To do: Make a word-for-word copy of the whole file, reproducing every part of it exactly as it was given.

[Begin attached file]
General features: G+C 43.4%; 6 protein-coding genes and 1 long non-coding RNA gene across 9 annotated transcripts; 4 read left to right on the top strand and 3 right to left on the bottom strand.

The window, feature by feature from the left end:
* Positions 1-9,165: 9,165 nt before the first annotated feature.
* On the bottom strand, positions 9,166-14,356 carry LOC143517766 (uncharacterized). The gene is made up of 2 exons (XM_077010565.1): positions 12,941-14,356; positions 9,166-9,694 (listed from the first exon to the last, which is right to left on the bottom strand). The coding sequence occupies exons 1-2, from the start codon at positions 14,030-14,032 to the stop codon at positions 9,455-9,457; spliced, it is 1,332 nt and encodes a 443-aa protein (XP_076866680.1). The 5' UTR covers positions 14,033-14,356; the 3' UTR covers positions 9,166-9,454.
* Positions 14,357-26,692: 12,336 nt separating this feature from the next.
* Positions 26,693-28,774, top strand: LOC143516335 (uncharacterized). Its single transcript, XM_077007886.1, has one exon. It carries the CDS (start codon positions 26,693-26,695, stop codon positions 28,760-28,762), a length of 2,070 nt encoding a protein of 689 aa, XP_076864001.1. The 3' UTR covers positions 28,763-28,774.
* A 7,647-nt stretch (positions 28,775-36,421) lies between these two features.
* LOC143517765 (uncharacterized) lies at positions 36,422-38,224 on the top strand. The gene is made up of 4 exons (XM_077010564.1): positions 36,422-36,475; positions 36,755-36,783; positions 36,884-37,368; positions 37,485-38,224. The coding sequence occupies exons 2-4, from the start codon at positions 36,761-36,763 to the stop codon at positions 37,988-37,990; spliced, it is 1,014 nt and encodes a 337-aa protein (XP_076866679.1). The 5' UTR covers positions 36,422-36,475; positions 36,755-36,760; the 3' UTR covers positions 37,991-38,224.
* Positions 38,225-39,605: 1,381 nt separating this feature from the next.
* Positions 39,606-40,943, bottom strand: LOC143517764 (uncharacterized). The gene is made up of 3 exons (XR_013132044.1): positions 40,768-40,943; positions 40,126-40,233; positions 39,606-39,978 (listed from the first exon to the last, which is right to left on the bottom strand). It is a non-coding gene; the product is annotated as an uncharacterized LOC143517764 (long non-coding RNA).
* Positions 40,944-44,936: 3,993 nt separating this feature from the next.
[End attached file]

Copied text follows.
General features: G+C 43.4%; 6 protein-coding genes and 1 long non-coding RNA gene across 9 annotated transcripts; 4 read left to right on the top strand and 3 right to left on the bottom strand.

The window, feature by feature from the left end:
* Positions 1-9,165: 9,165 nt before the first annotated feature.
* On the bottom strand, positions 9,166-14,356 carry LOC143517766 (uncharacterized). The gene is made up of 2 exons (XM_077010565.1): positions 12,941-14,356; positions 9,166-9,694 (listed from the first exon to the last, which is right to left on the bottom strand). The coding sequence occupies exons 1-2, from the start codon at positions 14,030-14,032 to the stop codon at positions 9,455-9,457; spliced, it is 1,332 nt and encodes a 443-aa protein (XP_076866680.1). The 5' UTR covers positions 14,033-14,356; the 3' UTR covers positions 9,166-9,454.
* Positions 14,357-26,692: 12,336 nt separating this feature from the next.
* Positions 26,693-28,774, top strand: LOC143516335 (uncharacterized). Its single transcript, XM_077007886.1, has one exon. It carries the CDS (start codon positions 26,693-26,695, stop codon positions 28,760-28,762), a length of 2,070 nt encoding a protein of 689 aa, XP_076864001.1. The 3' UTR covers positions 28,763-28,774.
* A 7,647-nt stretch (positions 28,775-36,421) lies between these two features.
* LOC143517765 (uncharacterized) lies at positions 36,422-38,224 on the top strand. The gene is made up of 4 exons (XM_077010564.1): positions 36,422-36,475; positions 36,755-36,783; positions 36,884-37,368; positions 37,485-38,224. The coding sequence occupies exons 2-4, from the start codon at positions 36,761-36,763 to the stop codon at positions 37,988-37,990; spliced, it is 1,014 nt and encodes a 337-aa protein (XP_076866679.1). The 5' UTR covers positions 36,422-36,475; positions 36,755-36,760; the 3' UTR covers positions 37,991-38,224.
* Positions 38,225-39,605: 1,381 nt separating this feature from the next.
* Positions 39,606-40,943, bottom strand: LOC143517764 (uncharacterized). The gene is made up of 3 exons (XR_013132044.1): positions 40,768-40,943; positions 40,126-40,233; positions 39,606-39,978 (listed from the first exon to the last, which is right to left on the bottom strand). It is a non-coding gene; the product is annotated as an uncharacterized LOC143517764 (long non-coding RNA).
* Positions 40,944-44,936: 3,993 nt separating this feature from the next.